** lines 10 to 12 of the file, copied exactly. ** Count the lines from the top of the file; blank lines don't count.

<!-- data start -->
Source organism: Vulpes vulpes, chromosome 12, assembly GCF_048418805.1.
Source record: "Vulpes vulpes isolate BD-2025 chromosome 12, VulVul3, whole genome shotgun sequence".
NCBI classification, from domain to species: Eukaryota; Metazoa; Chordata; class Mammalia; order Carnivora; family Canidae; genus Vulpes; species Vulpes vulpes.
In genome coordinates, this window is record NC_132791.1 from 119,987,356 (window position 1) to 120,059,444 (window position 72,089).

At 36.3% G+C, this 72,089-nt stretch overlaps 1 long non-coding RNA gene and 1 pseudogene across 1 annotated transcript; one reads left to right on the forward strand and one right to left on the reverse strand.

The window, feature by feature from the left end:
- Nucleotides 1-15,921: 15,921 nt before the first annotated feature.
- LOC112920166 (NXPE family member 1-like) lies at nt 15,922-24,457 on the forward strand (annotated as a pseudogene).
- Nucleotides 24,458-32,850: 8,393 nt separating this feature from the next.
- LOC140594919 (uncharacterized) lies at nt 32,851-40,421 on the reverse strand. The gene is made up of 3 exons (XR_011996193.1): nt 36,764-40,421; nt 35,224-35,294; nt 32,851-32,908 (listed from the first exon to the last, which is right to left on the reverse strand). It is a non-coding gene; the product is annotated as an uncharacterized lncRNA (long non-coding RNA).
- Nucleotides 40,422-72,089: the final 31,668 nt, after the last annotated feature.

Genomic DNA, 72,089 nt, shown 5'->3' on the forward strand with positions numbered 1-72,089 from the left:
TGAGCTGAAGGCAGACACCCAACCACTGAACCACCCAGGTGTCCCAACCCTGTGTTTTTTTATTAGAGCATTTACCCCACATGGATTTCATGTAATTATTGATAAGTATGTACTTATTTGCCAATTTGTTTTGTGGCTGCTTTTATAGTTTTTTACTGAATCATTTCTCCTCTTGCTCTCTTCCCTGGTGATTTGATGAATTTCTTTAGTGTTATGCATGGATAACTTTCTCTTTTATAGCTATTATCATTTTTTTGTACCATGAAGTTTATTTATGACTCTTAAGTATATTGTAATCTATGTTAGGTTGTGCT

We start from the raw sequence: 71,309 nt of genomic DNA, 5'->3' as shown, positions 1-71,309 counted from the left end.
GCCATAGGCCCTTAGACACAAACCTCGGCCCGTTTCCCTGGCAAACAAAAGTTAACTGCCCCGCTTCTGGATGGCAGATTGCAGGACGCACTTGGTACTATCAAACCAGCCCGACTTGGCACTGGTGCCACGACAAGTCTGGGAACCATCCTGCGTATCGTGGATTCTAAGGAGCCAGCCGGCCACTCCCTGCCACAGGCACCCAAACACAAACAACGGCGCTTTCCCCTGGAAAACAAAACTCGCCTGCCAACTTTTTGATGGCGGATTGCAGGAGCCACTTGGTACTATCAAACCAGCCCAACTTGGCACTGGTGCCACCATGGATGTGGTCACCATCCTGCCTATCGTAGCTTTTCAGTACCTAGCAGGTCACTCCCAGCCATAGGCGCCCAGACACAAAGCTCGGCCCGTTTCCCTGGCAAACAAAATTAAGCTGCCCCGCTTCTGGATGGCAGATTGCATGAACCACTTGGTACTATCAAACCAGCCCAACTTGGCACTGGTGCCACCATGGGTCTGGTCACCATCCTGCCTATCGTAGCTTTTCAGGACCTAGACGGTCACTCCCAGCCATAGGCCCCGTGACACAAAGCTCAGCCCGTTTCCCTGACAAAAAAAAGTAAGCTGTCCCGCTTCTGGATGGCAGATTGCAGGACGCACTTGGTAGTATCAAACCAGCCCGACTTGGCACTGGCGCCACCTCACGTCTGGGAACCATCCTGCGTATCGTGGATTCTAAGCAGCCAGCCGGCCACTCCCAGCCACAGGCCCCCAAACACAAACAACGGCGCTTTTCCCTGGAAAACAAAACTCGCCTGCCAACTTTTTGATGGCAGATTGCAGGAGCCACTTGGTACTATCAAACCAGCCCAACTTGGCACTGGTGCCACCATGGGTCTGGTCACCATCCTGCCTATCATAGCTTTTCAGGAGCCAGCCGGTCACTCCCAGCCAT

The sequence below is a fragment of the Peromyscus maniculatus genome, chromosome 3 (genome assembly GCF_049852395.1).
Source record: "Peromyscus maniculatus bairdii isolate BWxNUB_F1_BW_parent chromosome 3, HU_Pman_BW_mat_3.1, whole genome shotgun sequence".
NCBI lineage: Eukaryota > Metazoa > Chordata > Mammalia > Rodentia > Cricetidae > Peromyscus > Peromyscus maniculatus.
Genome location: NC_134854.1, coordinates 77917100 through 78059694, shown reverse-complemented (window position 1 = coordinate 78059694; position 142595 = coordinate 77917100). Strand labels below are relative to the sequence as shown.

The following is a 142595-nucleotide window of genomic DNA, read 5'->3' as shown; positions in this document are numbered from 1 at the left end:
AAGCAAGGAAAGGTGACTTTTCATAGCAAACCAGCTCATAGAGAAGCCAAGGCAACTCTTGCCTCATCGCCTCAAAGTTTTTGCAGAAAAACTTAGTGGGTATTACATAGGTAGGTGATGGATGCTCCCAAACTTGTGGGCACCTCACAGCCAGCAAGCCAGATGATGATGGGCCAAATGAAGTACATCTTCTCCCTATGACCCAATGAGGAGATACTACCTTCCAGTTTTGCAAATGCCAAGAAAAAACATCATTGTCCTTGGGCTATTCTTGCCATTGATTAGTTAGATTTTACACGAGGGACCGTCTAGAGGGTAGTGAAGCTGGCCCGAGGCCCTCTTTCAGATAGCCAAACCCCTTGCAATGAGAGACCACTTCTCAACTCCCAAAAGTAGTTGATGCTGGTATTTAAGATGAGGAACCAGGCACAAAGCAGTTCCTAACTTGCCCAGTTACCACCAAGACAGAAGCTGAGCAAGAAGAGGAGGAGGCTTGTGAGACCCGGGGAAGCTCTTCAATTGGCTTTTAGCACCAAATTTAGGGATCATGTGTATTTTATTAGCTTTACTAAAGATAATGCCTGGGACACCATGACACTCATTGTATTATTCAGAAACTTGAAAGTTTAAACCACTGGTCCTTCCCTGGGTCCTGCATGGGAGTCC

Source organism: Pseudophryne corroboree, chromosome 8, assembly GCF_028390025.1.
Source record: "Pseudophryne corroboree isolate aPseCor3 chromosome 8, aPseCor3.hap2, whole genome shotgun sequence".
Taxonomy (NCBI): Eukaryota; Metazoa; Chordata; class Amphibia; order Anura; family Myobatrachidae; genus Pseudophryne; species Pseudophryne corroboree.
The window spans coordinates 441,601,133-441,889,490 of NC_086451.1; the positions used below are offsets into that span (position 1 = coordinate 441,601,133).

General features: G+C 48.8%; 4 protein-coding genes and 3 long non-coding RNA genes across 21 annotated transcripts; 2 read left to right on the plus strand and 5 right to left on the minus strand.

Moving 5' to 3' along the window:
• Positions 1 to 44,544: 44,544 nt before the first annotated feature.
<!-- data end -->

- LOC140594919 (uncharacterized) lies at nt 32,851-40,421 on the reverse strand. The gene is made up of 3 exons (XR_011996193.1): nt 36,764-40,421; nt 35,224-35,294; nt 32,851-32,908 (listed from the first exon to the last, which is right to left on the reverse strand). It is a non-coding gene; the product is annotated as an uncharacterized lncRNA (long non-coding RNA).
- Nucleotides 40,422-72,089: the final 31,668 nt, after the last annotated feature.

Genomic DNA, 72,089 nt, shown 5'->3' on the forward strand with positions numbered 1-72,089 from the left: